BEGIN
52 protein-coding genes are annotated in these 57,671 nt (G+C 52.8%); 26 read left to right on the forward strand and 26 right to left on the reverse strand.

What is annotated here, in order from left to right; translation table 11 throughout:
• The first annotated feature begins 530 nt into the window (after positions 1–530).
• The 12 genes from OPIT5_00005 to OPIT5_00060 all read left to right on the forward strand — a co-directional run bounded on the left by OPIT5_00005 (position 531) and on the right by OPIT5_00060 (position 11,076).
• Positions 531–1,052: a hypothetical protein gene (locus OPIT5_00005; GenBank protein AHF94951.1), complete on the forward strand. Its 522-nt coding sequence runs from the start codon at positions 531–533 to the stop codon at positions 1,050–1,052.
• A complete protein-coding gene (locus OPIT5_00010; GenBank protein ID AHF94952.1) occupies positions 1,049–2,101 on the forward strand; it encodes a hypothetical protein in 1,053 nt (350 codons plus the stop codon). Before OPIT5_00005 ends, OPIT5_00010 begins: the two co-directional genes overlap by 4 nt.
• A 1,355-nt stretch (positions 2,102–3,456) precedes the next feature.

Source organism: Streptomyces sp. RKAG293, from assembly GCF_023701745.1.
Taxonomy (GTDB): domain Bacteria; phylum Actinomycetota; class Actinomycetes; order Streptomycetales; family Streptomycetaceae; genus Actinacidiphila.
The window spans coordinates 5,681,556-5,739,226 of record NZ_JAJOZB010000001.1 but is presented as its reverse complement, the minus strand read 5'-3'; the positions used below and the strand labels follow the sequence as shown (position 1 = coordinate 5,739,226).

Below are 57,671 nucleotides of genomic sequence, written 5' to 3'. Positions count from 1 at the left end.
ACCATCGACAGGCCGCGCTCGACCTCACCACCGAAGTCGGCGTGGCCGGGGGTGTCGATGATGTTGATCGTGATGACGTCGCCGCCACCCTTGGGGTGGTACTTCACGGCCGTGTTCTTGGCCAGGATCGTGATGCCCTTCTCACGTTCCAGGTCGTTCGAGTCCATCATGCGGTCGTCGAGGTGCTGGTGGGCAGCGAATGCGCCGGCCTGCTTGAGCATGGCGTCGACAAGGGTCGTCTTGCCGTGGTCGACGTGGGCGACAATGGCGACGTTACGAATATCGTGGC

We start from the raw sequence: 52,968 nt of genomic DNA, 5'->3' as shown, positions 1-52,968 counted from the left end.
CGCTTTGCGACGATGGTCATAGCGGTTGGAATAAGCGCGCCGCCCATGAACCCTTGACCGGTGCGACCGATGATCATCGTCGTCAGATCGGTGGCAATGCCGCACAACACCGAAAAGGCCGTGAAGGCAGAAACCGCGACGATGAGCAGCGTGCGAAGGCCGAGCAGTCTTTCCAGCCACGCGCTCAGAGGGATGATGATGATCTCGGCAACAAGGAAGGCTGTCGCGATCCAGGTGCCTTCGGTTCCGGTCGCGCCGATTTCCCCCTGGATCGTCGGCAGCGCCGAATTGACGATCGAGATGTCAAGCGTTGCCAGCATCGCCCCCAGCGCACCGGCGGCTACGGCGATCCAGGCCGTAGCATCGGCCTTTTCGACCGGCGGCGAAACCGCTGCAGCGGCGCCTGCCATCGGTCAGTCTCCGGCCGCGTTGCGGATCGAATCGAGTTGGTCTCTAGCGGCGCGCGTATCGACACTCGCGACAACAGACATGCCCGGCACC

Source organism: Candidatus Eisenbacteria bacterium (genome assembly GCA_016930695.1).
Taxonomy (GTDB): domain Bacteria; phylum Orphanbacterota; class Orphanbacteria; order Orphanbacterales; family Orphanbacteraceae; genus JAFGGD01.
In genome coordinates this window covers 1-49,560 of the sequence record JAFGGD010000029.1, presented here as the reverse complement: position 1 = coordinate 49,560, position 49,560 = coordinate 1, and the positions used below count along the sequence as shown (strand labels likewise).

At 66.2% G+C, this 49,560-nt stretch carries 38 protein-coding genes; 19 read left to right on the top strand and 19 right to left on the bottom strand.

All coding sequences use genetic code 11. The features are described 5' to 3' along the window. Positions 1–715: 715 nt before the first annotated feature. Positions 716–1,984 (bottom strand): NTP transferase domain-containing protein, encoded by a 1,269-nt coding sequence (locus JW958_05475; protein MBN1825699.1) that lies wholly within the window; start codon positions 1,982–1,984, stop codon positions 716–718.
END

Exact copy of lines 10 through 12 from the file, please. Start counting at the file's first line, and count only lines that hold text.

The window spans coordinates 5,681,556-5,739,226 of record NZ_JAJOZB010000001.1 but is presented as its reverse complement, the minus strand read 5'-3'; the positions used below and the strand labels follow the sequence as shown (position 1 = coordinate 5,739,226).

Below are 57,671 nucleotides of genomic sequence, written 5' to 3'. Positions count from 1 at the left end.
ACCATCGACAGGCCGCGCTCGACCTCACCACCGAAGTCGGCGTGGCCGGGGGTGTCGATGATGTTGATCGTGATGACGTCGCCGCCACCCTTGGGGTGGTACTTCACGGCCGTGTTCTTGGCCAGGATCGTGATGCCCTTCTCACGTTCCAGGTCGTTCGAGTCCATCATGCGGTCGTCGAGGTGCTGGTGGGCAGCGAATGCGCCGGCCTGCTTGAGCATGGCGTCGACAAGGGTCGTCTTGCCGTGGTCGACGTGGGCGACAATGGCGACGTTACGAATATCGTGGC